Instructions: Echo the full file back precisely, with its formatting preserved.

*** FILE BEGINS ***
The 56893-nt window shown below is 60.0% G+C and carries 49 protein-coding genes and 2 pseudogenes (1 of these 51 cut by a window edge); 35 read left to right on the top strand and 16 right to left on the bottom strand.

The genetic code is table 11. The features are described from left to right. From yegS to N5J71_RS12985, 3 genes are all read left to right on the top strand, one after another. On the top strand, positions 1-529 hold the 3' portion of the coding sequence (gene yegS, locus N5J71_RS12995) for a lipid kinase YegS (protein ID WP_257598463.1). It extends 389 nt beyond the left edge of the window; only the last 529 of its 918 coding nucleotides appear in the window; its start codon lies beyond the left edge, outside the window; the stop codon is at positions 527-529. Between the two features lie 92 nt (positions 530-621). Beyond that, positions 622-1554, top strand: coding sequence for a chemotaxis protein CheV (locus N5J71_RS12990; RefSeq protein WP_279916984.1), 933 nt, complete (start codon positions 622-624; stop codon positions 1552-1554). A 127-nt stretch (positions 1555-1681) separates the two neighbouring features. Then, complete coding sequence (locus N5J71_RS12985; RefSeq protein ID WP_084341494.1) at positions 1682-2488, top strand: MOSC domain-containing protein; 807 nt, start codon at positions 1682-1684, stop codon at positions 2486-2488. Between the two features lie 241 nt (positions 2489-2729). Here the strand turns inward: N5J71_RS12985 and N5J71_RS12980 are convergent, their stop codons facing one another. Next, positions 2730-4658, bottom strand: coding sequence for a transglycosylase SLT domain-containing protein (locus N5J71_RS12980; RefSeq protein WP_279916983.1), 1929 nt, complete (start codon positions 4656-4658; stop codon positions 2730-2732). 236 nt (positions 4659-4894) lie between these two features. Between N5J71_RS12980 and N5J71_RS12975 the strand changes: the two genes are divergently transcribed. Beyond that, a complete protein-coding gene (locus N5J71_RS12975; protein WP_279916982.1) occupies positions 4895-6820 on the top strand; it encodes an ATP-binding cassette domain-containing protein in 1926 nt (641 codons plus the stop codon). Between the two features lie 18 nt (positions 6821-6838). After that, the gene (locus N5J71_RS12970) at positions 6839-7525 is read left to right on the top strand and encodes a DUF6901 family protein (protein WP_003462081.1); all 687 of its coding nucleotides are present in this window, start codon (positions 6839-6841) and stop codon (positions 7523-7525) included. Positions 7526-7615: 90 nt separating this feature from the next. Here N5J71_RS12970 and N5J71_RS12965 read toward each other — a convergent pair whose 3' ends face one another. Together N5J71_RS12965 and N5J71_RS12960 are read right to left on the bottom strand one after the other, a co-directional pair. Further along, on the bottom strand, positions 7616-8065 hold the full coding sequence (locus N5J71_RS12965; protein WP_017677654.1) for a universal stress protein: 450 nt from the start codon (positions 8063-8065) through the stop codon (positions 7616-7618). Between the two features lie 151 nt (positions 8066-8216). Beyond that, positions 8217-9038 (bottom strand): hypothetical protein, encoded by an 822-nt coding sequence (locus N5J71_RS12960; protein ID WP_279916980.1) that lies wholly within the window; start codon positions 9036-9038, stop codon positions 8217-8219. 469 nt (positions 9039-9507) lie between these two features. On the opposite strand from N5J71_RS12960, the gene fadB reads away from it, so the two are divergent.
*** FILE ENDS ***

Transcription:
The 56893-nt window shown below is 60.0% G+C and carries 49 protein-coding genes and 2 pseudogenes (1 of these 51 cut by a window edge); 35 read left to right on the top strand and 16 right to left on the bottom strand.

The genetic code is table 11. The features are described from left to right. From yegS to N5J71_RS12985, 3 genes are all read left to right on the top strand, one after another. On the top strand, positions 1-529 hold the 3' portion of the coding sequence (gene yegS, locus N5J71_RS12995) for a lipid kinase YegS (protein ID WP_257598463.1). It extends 389 nt beyond the left edge of the window; only the last 529 of its 918 coding nucleotides appear in the window; its start codon lies beyond the left edge, outside the window; the stop codon is at positions 527-529. Between the two features lie 92 nt (positions 530-621). Beyond that, positions 622-1554, top strand: coding sequence for a chemotaxis protein CheV (locus N5J71_RS12990; RefSeq protein WP_279916984.1), 933 nt, complete (start codon positions 622-624; stop codon positions 1552-1554). A 127-nt stretch (positions 1555-1681) separates the two neighbouring features. Then, complete coding sequence (locus N5J71_RS12985; RefSeq protein ID WP_084341494.1) at positions 1682-2488, top strand: MOSC domain-containing protein; 807 nt, start codon at positions 1682-1684, stop codon at positions 2486-2488. Between the two features lie 241 nt (positions 2489-2729). Here the strand turns inward: N5J71_RS12985 and N5J71_RS12980 are convergent, their stop codons facing one another. Next, positions 2730-4658, bottom strand: coding sequence for a transglycosylase SLT domain-containing protein (locus N5J71_RS12980; RefSeq protein WP_279916983.1), 1929 nt, complete (start codon positions 4656-4658; stop codon positions 2730-2732). 236 nt (positions 4659-4894) lie between these two features. Between N5J71_RS12980 and N5J71_RS12975 the strand changes: the two genes are divergently transcribed. Beyond that, a complete protein-coding gene (locus N5J71_RS12975; protein WP_279916982.1) occupies positions 4895-6820 on the top strand; it encodes an ATP-binding cassette domain-containing protein in 1926 nt (641 codons plus the stop codon). Between the two features lie 18 nt (positions 6821-6838). After that, the gene (locus N5J71_RS12970) at positions 6839-7525 is read left to right on the top strand and encodes a DUF6901 family protein (protein WP_003462081.1); all 687 of its coding nucleotides are present in this window, start codon (positions 6839-6841) and stop codon (positions 7523-7525) included. Positions 7526-7615: 90 nt separating this feature from the next. Here N5J71_RS12970 and N5J71_RS12965 read toward each other — a convergent pair whose 3' ends face one another. Together N5J71_RS12965 and N5J71_RS12960 are read right to left on the bottom strand one after the other, a co-directional pair. Further along, on the bottom strand, positions 7616-8065 hold the full coding sequence (locus N5J71_RS12965; protein WP_017677654.1) for a universal stress protein: 450 nt from the start codon (positions 8063-8065) through the stop codon (positions 7616-7618). Between the two features lie 151 nt (positions 8066-8216). Beyond that, positions 8217-9038 (bottom strand): hypothetical protein, encoded by an 822-nt coding sequence (locus N5J71_RS12960; protein ID WP_279916980.1) that lies wholly within the window; start codon positions 9036-9038, stop codon positions 8217-8219. 469 nt (positions 9039-9507) lie between these two features. On the opposite strand from N5J71_RS12960, the gene fadB reads away from it, so the two are divergent.